This is really bizarre. One question that arises here is that if graphs are in reality invisible, then what do visible graphs (that we see in documents) represent?

Even though graphs in reality are supposed to be invisible, the co-ordinates that comprise them do have a certain orientation and position in metric space. We cannot deny that. That's how metric space is defined. Thus, even though the graphs cannot exist visually, they do have some sort of a virtual existence, with a virtual shape and orientation. The visible graphs that we see in our daily lives actually represent approximations of the true "invisible" graphs. The visible graphs are not perfectly correct or precise (hence their visibility), but they provide us with an idea of how the true co-ordinates of a graph are distributed in metric space. The picture they provide us with is not perfect, but it's sufficient for us human beings because the margin of error is relatively low; much lower than what would seem perceivable or largely hindering to us.

Another question that could arise is that why do we even need these visible graphs in the first place? Why is it a need for us to commit a "mathematical crime" by bringing something mathematically unlawful into existence?

From the point of view of a mathematical purist, we actually do not need these graphs. Mathematics at its purest manifests as algebra. Algebraic problems can be solved by algebraic means, and these algebraic means characterize the purest means of Mathematics. I'll give you a simple example and solution of such an algebraic problem:

\large \begin{align*} (1)\; \; \; &y=5x \\ (2)\; \; \; & y=3x+2\\\\ \therefore5&x=3x+2 \\2&x=2 \\\therefore\: \: &x=1 \end{align*}

This problem was solved easily by algebraic means. Theoretically, all algebraic problems can be solved by algebraic means. There is actually no need for figures like graphs whatsoever. However, algebraic means to solve algebraic problems may not always be practical. Sometimes, solving an equation by algebra may be close to impossible. An example is shown below:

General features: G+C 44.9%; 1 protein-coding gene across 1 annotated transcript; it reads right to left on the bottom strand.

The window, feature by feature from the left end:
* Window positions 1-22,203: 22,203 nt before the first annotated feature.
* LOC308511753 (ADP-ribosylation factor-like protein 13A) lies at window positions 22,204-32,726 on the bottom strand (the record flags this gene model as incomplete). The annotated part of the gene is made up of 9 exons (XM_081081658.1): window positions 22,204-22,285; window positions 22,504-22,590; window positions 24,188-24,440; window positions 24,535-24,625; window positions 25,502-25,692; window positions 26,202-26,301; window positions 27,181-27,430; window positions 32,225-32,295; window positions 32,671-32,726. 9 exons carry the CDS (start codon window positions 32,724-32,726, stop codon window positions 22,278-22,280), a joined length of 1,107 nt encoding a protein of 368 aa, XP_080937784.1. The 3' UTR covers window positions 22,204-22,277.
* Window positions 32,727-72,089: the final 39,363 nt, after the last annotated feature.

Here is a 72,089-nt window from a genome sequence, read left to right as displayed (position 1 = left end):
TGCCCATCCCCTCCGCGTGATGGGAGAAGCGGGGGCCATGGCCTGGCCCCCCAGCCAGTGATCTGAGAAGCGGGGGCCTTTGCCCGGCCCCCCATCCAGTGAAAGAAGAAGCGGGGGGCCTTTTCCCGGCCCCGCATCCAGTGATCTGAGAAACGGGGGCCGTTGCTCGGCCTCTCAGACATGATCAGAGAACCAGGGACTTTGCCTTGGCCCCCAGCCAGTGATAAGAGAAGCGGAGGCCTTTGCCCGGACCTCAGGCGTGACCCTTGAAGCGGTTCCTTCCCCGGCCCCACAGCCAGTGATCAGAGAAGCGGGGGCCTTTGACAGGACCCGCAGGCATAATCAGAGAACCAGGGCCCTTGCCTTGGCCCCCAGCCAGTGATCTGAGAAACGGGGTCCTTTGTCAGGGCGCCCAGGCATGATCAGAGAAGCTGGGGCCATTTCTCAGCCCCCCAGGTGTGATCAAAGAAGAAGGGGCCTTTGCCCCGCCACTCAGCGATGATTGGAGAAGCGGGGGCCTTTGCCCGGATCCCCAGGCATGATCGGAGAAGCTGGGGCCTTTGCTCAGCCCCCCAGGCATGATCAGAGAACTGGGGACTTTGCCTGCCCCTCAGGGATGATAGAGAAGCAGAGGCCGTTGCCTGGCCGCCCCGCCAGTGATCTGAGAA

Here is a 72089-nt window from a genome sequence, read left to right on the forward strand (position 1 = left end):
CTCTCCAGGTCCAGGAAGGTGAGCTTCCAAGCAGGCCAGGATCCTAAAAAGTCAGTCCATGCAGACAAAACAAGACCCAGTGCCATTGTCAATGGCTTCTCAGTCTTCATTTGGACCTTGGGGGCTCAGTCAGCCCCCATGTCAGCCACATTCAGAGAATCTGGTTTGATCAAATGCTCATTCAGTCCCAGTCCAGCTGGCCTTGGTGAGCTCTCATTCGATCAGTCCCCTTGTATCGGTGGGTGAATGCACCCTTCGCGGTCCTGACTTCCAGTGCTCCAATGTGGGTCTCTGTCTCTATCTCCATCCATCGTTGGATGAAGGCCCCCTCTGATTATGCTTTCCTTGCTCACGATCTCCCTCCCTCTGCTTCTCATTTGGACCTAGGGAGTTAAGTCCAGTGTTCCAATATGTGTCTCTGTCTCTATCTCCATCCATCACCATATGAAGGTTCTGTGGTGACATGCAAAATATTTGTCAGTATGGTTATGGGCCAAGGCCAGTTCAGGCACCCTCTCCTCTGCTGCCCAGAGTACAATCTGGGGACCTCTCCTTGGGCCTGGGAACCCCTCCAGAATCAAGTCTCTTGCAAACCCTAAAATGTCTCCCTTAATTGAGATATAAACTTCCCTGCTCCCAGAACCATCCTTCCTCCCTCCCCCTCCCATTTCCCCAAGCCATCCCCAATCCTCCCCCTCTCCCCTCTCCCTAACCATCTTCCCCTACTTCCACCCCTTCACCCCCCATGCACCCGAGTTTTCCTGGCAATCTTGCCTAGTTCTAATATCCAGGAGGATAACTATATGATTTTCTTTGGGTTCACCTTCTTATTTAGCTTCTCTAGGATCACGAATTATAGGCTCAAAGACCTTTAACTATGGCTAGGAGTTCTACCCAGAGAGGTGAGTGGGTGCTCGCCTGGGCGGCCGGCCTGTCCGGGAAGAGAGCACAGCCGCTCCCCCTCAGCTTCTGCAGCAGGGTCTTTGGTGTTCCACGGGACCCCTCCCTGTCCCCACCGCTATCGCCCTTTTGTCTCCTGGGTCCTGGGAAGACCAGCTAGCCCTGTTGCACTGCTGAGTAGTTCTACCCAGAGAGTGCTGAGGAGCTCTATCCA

\large \begin{align*} (1)\; \; \;y&= x^{3}+2\\ (2)\; \; \; y&=\sin x^{2}\\\\ \underbrace{\sin\: x^{2}=x^{3}+2}\! \! \! \! \! \! \! \! \! \! \! \! \! \! \! \! \! \! \! \! \! \! \! \! \\ ?\! \! \! \! \! \! \end{align*}
In such scenarios, graphs become very useful. Graphs help us by telling us the number of roots of the equation, the polarity of the roots (positive or negative) and also the approximate values of roots. Once again, the graphs may not be perfect, but the error inherent in the graphs is small enough for us human beings to neglect. The graphs corresponding to the equations above are shown below:

Using the graphs, we can know that there exists only one negative root to the equation, which is between -1 and -1.5, about -1.3.

This is one reason why we use such visible graphs: for the purpose of practicality.

Another possible reason why we like to use these graphs is because of their structural beauty. When you see a graph like the one below, you can't help but be struck by its beauty.

Perhaps we like visible graphs because they remind us of the structural beauty of the world that we live and thrive in. In the attempt of mapping the physical beauty of our world onto the inanimate, axiomatic mathematical world, we somehow forgo all of our mathematical purism. Humanity is pervasive isn't it?

Picture source: http://www.mathsrevision.net/gcse/pages.php?page=24
Math codes (LaTeX) source: http://www.codecogs.com/latex/eqneditor.php